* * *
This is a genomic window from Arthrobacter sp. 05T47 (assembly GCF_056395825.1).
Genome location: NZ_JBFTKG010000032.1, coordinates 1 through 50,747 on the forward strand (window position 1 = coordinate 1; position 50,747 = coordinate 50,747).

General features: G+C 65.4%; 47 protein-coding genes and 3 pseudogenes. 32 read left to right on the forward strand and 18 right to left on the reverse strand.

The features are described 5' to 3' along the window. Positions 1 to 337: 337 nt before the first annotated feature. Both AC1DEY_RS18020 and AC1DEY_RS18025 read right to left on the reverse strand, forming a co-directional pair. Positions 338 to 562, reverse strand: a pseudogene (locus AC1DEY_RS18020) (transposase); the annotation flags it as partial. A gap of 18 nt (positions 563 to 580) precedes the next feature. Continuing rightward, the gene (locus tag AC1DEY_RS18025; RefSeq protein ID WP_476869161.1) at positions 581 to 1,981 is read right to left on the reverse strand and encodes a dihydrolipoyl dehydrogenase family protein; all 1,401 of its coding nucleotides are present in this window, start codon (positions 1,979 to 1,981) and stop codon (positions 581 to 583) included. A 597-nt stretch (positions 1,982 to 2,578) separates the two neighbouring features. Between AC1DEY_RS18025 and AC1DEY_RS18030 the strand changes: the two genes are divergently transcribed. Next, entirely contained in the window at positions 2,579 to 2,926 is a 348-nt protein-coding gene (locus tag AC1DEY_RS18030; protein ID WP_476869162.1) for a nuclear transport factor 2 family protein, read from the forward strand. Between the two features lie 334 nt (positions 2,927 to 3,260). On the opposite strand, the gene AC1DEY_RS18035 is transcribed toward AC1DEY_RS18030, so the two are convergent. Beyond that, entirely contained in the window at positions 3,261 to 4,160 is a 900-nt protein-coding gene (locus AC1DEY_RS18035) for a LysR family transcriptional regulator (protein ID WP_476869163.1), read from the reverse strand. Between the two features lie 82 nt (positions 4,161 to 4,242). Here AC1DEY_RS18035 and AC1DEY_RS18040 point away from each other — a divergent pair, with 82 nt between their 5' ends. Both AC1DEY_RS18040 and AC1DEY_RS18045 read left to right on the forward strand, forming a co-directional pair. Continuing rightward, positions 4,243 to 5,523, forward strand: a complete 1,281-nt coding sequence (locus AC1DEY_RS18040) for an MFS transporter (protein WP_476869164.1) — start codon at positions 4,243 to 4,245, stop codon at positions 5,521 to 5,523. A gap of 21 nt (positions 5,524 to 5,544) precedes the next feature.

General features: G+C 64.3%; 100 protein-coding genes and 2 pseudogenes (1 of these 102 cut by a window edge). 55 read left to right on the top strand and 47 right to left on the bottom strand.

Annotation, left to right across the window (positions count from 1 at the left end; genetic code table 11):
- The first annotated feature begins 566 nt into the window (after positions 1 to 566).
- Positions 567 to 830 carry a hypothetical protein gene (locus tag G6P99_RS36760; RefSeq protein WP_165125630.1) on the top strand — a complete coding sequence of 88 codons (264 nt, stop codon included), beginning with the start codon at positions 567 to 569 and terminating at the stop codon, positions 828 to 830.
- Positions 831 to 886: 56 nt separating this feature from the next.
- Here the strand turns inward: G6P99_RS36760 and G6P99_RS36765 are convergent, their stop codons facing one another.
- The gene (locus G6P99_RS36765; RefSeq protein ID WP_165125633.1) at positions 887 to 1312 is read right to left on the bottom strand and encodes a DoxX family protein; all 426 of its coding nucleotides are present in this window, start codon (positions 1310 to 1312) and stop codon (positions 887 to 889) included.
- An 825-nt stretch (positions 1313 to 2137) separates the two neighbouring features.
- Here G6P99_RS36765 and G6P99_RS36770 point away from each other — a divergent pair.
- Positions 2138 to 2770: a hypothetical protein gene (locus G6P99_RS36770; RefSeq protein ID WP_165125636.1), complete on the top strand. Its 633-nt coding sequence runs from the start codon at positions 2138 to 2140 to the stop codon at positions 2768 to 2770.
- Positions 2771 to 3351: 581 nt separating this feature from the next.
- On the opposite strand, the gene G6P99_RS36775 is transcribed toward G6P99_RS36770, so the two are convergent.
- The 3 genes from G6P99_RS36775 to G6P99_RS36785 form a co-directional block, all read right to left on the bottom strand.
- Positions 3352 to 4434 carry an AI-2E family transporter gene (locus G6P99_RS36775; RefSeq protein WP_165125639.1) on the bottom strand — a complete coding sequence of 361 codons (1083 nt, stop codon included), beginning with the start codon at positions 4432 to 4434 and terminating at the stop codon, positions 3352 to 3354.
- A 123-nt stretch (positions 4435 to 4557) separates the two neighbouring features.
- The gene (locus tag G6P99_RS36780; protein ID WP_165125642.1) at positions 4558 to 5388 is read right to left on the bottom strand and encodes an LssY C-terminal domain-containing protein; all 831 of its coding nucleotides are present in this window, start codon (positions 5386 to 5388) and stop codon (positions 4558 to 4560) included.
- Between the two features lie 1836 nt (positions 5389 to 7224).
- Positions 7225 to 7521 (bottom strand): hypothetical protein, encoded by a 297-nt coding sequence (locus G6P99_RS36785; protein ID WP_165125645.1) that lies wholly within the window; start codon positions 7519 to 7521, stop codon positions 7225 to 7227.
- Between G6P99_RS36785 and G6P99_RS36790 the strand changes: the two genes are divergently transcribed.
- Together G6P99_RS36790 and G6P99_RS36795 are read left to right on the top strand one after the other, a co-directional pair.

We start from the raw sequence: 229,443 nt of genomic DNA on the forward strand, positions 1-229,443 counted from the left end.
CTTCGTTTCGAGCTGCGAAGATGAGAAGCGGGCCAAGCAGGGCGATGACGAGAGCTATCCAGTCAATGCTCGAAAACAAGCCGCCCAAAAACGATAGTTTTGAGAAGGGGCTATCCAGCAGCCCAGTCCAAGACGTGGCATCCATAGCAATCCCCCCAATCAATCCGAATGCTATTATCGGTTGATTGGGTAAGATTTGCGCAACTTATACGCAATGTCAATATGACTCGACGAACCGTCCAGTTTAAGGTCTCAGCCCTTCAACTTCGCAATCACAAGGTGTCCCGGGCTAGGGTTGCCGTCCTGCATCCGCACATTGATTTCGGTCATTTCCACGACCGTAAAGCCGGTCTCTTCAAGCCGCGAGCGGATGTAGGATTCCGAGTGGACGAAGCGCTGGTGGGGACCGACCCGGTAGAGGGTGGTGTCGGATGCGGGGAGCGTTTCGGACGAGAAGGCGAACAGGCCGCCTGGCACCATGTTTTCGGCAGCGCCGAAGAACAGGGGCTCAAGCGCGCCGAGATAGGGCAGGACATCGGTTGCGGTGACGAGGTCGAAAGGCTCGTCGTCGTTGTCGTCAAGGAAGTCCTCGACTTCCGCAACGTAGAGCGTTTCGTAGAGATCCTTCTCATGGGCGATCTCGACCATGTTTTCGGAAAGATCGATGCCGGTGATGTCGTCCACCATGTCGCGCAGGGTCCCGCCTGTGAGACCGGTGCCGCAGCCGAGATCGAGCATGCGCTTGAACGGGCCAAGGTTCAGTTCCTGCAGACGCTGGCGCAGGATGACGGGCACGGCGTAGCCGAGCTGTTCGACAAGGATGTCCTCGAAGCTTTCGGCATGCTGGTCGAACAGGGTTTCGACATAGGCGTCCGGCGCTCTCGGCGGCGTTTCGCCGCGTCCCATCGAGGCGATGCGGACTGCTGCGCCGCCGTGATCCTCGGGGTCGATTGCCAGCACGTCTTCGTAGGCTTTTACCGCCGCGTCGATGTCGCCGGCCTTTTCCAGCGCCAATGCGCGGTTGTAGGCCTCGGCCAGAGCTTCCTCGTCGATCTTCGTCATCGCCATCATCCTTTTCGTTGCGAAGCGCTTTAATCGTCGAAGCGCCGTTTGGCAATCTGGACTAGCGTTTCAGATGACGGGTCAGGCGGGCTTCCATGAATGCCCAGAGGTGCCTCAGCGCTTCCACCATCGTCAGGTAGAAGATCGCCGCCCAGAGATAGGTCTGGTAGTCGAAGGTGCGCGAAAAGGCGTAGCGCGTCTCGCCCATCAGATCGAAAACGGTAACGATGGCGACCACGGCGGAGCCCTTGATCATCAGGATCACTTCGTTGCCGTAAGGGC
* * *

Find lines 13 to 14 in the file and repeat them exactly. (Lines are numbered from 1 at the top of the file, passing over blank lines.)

- Here G6P99_RS36765 and G6P99_RS36770 point away from each other — a divergent pair.
- Positions 2138 to 2770: a hypothetical protein gene (locus G6P99_RS36770; RefSeq protein ID WP_165125636.1), complete on the top strand. Its 633-nt coding sequence runs from the start codon at positions 2138 to 2140 to the stop codon at positions 2768 to 2770.